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Demand for financial talent

Published on Friday, 16 Jul 2010
The finance sector is facing a talent shortage.
Photo: Reuters
The recession has made middle managers unhappy.
Photo: AFP

The call for financial talent has become a matter of urgency on the mainland, China Dailyreports.

Since most financial companies are located in major cities, such as Beijing, Shanghai and Guangzhou, the talent hunt there is especially intense, according to a report issued by, a leading recruitment website in the financial sector.

"The supply-demand ratio for high-level financial professionals is 1:9 in those cities and will be 1:11 in the second half of the year," says Bao Hua, of

Compared with the same period last year, the demand for financial talent increased by 55.3 per cent nationwide in the first half of the year.

The top-five financial positions, in terms of a rise in demand, were stockbrokers, futures managers, fund managers, client managers at banks and investment managers. Demand for stockbrokers has risen by 141.5 per cent from last year. Methods considered as ways to relieve supply pressure include finding talent in related industries, investing money and time on training newcomers, and searching for overseas professionals directly.


Scientific hiring workshop  

The Hong Kong Institute of Human Resource Management will conduct a workshop on scientific recruitment in September.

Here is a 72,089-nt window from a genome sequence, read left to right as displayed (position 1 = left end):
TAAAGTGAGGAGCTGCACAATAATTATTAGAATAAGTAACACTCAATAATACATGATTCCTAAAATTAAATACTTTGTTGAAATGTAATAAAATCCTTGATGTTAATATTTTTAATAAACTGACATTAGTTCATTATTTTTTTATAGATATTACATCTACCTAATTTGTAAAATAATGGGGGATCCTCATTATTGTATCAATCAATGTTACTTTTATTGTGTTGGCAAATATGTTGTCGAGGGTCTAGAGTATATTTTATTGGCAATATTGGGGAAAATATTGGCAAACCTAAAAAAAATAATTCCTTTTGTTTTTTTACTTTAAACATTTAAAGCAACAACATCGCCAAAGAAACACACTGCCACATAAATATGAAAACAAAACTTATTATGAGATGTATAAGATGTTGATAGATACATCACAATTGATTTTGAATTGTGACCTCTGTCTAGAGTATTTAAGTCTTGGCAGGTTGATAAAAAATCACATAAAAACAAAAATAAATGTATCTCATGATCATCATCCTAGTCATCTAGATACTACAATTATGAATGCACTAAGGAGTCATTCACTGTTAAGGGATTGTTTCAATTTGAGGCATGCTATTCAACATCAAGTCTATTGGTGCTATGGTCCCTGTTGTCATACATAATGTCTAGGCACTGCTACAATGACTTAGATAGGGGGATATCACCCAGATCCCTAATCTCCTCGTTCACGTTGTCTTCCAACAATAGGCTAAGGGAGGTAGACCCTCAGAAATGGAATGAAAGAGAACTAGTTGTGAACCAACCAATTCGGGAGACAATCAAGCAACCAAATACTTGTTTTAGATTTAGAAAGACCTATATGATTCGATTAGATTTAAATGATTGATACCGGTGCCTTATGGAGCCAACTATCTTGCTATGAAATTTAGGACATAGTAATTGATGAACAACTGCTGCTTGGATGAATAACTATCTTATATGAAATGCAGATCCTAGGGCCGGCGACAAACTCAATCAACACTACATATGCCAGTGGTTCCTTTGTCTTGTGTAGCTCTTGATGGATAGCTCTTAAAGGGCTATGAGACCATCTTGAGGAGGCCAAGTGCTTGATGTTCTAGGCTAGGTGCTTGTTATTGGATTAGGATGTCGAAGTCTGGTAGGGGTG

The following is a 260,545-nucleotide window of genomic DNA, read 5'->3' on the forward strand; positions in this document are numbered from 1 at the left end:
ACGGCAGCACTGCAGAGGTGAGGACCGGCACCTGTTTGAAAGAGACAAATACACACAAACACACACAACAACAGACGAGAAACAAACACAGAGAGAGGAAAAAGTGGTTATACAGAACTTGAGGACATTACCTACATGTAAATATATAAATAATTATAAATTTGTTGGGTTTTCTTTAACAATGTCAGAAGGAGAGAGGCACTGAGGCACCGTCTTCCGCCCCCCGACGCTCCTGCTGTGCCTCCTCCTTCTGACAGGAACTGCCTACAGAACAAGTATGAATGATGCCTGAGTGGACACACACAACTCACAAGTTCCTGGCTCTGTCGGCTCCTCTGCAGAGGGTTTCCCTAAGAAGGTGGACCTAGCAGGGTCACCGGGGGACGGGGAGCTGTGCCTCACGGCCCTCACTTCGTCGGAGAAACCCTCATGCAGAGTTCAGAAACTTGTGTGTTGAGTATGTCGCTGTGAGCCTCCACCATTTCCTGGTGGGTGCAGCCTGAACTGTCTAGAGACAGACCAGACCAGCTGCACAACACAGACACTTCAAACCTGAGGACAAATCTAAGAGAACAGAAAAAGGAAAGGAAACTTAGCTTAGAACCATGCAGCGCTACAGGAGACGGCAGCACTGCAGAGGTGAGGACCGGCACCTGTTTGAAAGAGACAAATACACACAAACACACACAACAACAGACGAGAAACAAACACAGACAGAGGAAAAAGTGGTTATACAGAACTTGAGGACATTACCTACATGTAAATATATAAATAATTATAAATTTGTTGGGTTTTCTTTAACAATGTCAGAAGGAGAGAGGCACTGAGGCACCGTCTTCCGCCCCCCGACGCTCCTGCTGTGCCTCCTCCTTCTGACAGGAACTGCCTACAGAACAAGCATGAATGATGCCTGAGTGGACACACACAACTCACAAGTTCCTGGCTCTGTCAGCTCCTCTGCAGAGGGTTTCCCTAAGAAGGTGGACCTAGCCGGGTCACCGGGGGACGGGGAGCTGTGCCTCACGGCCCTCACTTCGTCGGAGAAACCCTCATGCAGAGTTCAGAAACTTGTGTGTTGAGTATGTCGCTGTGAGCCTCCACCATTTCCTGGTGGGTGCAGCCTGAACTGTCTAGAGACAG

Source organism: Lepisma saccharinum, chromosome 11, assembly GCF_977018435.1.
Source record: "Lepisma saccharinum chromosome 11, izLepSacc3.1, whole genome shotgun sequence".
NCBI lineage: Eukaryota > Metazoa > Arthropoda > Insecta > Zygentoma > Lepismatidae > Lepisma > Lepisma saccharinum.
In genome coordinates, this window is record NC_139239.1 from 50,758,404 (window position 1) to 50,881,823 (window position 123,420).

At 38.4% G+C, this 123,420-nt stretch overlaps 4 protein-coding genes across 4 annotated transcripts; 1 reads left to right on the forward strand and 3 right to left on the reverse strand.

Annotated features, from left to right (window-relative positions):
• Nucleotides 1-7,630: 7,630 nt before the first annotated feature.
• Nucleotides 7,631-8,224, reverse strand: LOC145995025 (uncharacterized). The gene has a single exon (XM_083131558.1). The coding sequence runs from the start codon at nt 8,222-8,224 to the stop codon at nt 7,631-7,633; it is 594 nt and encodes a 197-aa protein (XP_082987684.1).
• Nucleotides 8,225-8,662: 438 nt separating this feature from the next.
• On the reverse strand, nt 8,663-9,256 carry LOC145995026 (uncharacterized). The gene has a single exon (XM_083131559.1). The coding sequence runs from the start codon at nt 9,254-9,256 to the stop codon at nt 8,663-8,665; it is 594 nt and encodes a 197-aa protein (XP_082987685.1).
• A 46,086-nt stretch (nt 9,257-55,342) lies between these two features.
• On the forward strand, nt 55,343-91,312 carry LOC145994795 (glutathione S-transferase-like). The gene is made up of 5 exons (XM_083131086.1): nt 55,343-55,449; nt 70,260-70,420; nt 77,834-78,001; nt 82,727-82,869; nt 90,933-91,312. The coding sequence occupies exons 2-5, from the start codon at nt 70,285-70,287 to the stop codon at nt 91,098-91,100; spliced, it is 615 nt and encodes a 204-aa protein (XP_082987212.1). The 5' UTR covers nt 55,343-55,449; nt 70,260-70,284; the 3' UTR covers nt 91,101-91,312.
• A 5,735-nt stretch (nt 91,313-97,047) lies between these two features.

The workshop on September 13 will deal with issues such as identifying and matching competencies with organisational development, using personality tests, ability tests, competency-based interviews and group discussions, and the pros and cons of psychometric tools. The fee is HK$2,300 for members and HK$2,900 for non-members. The course will be conducted in Cantonese. For details, visit


Recession hits staff morale  

The willingness of workers to go the extra mile at work took a big hit during the recession and has not bounced back, CFO Innovation Asia reports.

Research by The Boston Consulting Group (BCG) and the World Federation of People Management Associations reveals a global engagement problem that is most severe among middle managers.

The report is based on a survey of executives from more than 100 countries and an analysis of BCG's database of more than one million responses from employees about their level of engagement. It found employees are dissatisfied with their companies in performance management, recognition and people management capabilities.

Co-author Jean-Michel Caye, of BCG, says companies should start reconnecting with their employees. "The best place to start is with the middle managers, who historically have not received adequate support or authority and yet play critical roles in the company."

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